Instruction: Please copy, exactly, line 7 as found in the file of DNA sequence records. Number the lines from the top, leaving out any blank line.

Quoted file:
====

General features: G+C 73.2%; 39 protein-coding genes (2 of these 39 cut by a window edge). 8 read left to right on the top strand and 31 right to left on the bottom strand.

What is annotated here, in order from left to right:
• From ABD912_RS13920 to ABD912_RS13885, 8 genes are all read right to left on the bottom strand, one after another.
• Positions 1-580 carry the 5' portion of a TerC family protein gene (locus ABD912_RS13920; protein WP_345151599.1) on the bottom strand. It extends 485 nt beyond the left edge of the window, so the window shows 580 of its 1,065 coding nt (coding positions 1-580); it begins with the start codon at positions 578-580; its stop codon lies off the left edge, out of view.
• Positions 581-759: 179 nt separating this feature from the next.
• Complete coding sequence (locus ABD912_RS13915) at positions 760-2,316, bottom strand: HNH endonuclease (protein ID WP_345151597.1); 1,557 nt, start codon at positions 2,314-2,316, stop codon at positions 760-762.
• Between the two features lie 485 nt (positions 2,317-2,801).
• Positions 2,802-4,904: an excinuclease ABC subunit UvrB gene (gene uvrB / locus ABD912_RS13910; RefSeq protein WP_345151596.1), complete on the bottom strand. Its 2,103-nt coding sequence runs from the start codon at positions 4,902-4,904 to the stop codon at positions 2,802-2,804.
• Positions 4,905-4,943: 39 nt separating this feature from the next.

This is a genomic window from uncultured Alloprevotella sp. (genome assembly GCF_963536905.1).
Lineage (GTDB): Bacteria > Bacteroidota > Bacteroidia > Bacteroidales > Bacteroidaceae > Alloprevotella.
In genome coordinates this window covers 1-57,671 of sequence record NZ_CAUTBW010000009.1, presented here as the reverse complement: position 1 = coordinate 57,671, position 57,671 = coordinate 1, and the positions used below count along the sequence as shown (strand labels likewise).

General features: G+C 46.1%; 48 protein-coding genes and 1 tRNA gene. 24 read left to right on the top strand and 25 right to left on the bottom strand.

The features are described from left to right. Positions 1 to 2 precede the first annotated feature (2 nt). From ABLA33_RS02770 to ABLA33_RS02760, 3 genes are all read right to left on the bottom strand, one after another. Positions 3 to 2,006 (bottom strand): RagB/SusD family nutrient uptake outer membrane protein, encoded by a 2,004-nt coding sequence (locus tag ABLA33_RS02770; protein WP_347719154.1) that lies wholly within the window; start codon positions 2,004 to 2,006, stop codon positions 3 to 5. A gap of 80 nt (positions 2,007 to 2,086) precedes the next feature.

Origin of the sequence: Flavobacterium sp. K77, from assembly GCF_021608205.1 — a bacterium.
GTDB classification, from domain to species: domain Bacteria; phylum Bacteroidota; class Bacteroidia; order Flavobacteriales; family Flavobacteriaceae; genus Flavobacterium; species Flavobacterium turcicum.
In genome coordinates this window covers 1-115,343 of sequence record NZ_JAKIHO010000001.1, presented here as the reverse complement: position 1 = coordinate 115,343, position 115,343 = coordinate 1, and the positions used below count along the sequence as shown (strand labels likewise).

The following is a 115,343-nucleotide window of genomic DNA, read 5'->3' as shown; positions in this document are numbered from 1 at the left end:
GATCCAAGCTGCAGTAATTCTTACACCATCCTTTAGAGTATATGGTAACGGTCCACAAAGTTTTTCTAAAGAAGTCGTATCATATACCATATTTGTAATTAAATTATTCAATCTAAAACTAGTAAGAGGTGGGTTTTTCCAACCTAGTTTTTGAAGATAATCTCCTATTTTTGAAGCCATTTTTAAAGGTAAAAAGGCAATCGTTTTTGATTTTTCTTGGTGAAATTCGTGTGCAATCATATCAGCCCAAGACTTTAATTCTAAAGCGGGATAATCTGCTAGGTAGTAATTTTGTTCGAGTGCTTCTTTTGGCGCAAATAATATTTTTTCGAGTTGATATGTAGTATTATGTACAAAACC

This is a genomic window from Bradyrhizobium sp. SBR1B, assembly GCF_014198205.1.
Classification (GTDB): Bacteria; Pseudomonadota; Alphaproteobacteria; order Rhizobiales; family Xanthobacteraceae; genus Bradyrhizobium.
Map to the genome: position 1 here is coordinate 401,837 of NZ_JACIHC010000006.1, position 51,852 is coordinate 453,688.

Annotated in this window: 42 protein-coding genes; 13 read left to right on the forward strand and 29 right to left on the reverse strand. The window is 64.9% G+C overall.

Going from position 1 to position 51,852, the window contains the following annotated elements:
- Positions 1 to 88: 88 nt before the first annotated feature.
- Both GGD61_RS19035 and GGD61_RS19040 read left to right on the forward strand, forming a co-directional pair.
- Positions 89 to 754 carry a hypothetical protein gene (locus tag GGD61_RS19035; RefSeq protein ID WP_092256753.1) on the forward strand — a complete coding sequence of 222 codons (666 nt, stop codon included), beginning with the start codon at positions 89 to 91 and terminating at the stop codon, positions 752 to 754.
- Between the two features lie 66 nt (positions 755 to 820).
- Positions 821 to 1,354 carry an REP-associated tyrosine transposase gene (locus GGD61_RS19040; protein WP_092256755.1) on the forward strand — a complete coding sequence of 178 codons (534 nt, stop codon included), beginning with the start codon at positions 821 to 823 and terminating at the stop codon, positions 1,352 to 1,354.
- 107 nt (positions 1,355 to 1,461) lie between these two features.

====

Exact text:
• Between the two features lie 485 nt (positions 2,317-2,801).